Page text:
Solasheyk the Frost Demon had manifested fully, and it looked even larger than before. It began to move, slowly at first as if flexing its non-existent muscles, and then faster. It drew its head back and then pushed it forward. A hail of razor-sharp icicles flew from its mouth like a dragon breathing fire. Buffy barely had time to push her friends to the ground before a thick icicle embedded itself in her side. She screamed out in pain and looked down to see her blood was already mingling with the ice and starting to freeze. She desperately tried to think—she couldn’t remember if you were supposed to pull out arrows and things like that or leave them in.

A shadow passed over her and she realized the demon was moving towards her and the others. Castillo and Tintsman still fought, each delivering brutal blows to the other. Buffy forced the pain away and stood up. She started to get dizzy and knew she was going to black out, but willed herself to keep going. There was something left she had to do.

She moved as fast as she could towards the open chest. Pain laced all the way up and down her left side where the icicle was still embedded. She was grateful for the pain though—she knew it would help keep her conscious. Blood dripped into each footprint she made in the snow as she half-jogged, half-ran. In the back of her mind, she realized that Solasheyk had focused on her for some reason. Better me than Xander or Dawn, she thought.

Although she didn’t want to, she couldn’t help but look up at the demon. Its sheer power was almost magnetic. It reared up and inhaled, drawing snow and ice into its mouth. A second later another volley of ice spikes, larger than the first, were flying directly towards her. She jumped towards the chest, landing slightly behind it. It shook slightly with the force of all the snow and ice still streaming from it. She glanced at the deadly fusillade and then with one last, final burst of energy, she grabbed hold of the lid and forced it closed.

It was like turning a light switch on and off. It suddenly stopped snowing, the wind fell to a faint breeze, but most of all, the temperature reverted instantaneously back to normal. It was suddenly a normal Sunnydale summer’s night, hot and humid. The snow quickly began to melt, but the effect on Solasheyk was even more dramatic. It was like he was being flushed down a drain. The demon’s entire body started to shrink and spin, more and more of his mass sucked into the dimension he came from. He gave a tremendous roar as his ice body melted, dripping water all over the top of hill.

The razor-sharp ice spikes were still flying. Even if Buffy had the energy, there was no time to run. She closed her eyes and waited for the inevitable. Tintsman, still locked in combat with Castillo, saw what was about to happen.

“I won’t let you hurt anyone else!” he screamed, charging his foe again and knocking them both toward Buffy. At the last possible moment, the pair fell in front of her and the thick volley of spikes embedded themselves into them instead of her. Castillo was disintegrated and Tintsman torn into pieces, but she had been completely shielded.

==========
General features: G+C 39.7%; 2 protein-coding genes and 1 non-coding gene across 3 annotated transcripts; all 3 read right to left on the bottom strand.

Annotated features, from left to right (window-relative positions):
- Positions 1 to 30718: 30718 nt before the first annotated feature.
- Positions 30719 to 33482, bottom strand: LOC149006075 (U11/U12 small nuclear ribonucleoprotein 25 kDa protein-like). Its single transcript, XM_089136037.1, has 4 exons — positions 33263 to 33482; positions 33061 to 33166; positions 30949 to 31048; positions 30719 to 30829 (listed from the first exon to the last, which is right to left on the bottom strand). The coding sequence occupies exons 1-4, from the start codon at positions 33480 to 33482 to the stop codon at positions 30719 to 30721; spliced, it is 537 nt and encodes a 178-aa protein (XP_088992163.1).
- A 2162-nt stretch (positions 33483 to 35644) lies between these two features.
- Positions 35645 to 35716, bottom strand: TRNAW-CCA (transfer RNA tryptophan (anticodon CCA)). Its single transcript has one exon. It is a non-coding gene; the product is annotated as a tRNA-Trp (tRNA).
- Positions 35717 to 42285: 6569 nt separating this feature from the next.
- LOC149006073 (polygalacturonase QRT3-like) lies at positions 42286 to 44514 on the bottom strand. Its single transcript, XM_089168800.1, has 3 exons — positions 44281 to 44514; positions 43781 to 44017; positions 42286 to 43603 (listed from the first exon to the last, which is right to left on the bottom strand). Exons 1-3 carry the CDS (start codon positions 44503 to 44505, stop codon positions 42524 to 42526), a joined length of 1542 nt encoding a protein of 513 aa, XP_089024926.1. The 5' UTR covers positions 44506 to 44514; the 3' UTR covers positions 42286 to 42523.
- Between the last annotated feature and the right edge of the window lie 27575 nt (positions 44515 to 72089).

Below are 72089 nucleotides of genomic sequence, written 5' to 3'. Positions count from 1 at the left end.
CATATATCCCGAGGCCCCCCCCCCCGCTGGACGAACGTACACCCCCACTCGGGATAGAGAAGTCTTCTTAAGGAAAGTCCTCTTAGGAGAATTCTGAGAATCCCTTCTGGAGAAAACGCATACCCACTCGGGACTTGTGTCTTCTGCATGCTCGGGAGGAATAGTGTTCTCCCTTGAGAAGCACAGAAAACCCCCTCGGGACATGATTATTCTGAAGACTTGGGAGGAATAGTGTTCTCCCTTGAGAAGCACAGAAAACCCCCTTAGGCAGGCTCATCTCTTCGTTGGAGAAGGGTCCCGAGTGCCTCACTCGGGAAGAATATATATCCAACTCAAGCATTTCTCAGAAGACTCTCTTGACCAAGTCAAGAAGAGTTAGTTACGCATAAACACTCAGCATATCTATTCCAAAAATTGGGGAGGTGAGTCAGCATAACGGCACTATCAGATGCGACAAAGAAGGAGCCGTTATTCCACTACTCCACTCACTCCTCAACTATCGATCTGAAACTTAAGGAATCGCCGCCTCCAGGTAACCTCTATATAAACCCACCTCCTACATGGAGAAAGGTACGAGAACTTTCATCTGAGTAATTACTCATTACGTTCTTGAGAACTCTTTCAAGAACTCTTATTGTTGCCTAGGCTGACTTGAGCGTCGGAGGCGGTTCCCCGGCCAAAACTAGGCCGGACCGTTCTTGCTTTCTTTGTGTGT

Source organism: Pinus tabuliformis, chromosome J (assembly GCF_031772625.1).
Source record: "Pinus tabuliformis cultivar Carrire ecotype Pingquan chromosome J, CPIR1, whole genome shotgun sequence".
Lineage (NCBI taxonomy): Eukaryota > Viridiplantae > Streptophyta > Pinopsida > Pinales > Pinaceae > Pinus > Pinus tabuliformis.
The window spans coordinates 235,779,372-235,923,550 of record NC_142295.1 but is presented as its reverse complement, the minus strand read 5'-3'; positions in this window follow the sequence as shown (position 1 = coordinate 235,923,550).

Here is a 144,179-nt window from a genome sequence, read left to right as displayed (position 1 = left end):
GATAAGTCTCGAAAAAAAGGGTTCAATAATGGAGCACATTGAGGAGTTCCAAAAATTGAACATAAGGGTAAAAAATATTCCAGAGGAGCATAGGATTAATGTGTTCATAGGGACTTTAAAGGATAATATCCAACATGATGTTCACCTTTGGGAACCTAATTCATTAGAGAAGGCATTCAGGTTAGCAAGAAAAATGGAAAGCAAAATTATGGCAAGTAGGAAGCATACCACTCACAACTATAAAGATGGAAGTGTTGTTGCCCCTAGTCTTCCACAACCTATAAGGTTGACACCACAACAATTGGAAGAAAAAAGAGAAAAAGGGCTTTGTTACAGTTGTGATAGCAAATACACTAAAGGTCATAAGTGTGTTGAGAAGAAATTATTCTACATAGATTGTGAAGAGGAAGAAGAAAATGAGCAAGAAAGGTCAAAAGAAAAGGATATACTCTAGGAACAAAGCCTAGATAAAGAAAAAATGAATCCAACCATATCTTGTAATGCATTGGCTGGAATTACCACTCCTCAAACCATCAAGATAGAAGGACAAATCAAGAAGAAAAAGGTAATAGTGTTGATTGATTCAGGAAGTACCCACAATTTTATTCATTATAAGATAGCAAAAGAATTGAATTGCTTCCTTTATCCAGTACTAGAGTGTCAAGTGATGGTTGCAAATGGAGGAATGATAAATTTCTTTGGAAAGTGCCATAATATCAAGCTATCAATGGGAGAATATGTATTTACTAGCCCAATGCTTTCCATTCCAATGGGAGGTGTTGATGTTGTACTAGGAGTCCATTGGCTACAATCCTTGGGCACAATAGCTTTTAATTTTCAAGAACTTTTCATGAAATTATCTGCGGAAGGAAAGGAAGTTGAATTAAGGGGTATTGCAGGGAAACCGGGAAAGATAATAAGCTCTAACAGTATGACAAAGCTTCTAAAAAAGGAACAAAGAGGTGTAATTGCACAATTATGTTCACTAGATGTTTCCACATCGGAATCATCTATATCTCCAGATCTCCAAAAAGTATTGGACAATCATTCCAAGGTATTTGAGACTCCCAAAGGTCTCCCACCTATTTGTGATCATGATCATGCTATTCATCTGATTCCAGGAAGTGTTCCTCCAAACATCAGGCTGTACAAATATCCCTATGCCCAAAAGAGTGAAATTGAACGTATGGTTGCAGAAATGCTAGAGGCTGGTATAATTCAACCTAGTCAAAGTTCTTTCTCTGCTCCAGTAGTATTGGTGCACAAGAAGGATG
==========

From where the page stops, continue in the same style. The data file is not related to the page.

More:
She was still bleeding, however, staining the snow around her a dark crimson. She tried to stand up but she couldn't. She saw Xander and Dawn rushing towards her and heard sirens in the distance. She knew she was going to be okay, but her side hurt like hell and everything was going blurry.

Xander reached her first and cradled her head with his arms.

“You know what?” Buffy said through pain-clenched teeth, a moment before unconsciousness came. “Winter sucks.”

Portal Through Time [BUFFY]

Portal Through Time

By Alice Henderson (Simon & Schuster, 2006)

RATING:  4/5 Stakes

SETTING:  Season Two

T.V. CHARACTER APPEARANCES:  Buffy, Lucien, Cordelia (as alternate timeline vampire); Hank & Joyce Summers (alternate timeline); Willow, Xander, Giles, Angel, Angelus, Darla

MAJOR ORIGINAL CHARACTERS:  Gorga, Victor & Jason (vampires); Zaaargul the Seer (demon); Incinii (Welsh Slayer 60 C.E.); Eyra (Incinii’s Watcher); Ejuk (Sumerian Slayer 2700 B.C.E.); King Gilgamesh; Namtar (Plague God); Agatha Primrose (American Slayer 1862); Niles Hallowell (Agatha’s Watcher); Marguerite Allard (French Slayer 1792)

BACK-OF-THE-BOOK SUMMARY:  “Buffy thought she’d finished the Master when she dusted him.  But in Sunnydale things have a way of coming back.  . . .  The Master may be dead, but he is not forgotten.  One of the vampire lord’s devotees sets out to alter the past so that he can resurrect the Master without Buffy’s meddling.  When he conjures up a portal to transport his minions through time, the vampires are poised to murder the most power slayers in history!  It is up to the Scoobies to stop the Master’s followers before they break the chain of slayers.  Giles, Xander, Willow, and Buffy pursue the vamps back in time through the portal to save the slayers of the past.  They must track the bloodsuckers from the French Revolution to the American Civil War without getting detected—or worse!  But you can’t change the past without changing the present.  . . .


You’ve got to give this one points for creativity: time-travel and Buffy are not a natural combination, but the novel actually holds together reasonably well.  It starts out with a gruesome but effective opening, putting the reader right into the thick of things as vampires murder a pre-Hellmouth Buffy, and then, a couple of chapters later, cut a three-year-old Buffy in twain!  Interestingly, the vampires plot to resurrect the Master by making it so Buffy never comes to Sunnydale keeps failing, so the vampires decide they need to interrupt the Slayer line more definitively.  This section of the book is a nice connection to the Tales of the Slayers short stories, as Buffy and her friends go back in time to save each of four different historical Slayers.  Without knowing much about each of the time periods, there weren’t any jarring anachronisms (at least to me), and each mini-adventure was fun and different.  Semi-continuity buffs may be interested by the backstory given Lucien (he knew Giles in the Ripper days, for example) and the brief appearance of Angelus and Darla.  Overall, the characterisation, dialogue, and action are solid, and the plot is original enough (for Buffy), that this is one of the better Buffy novels I’ve read.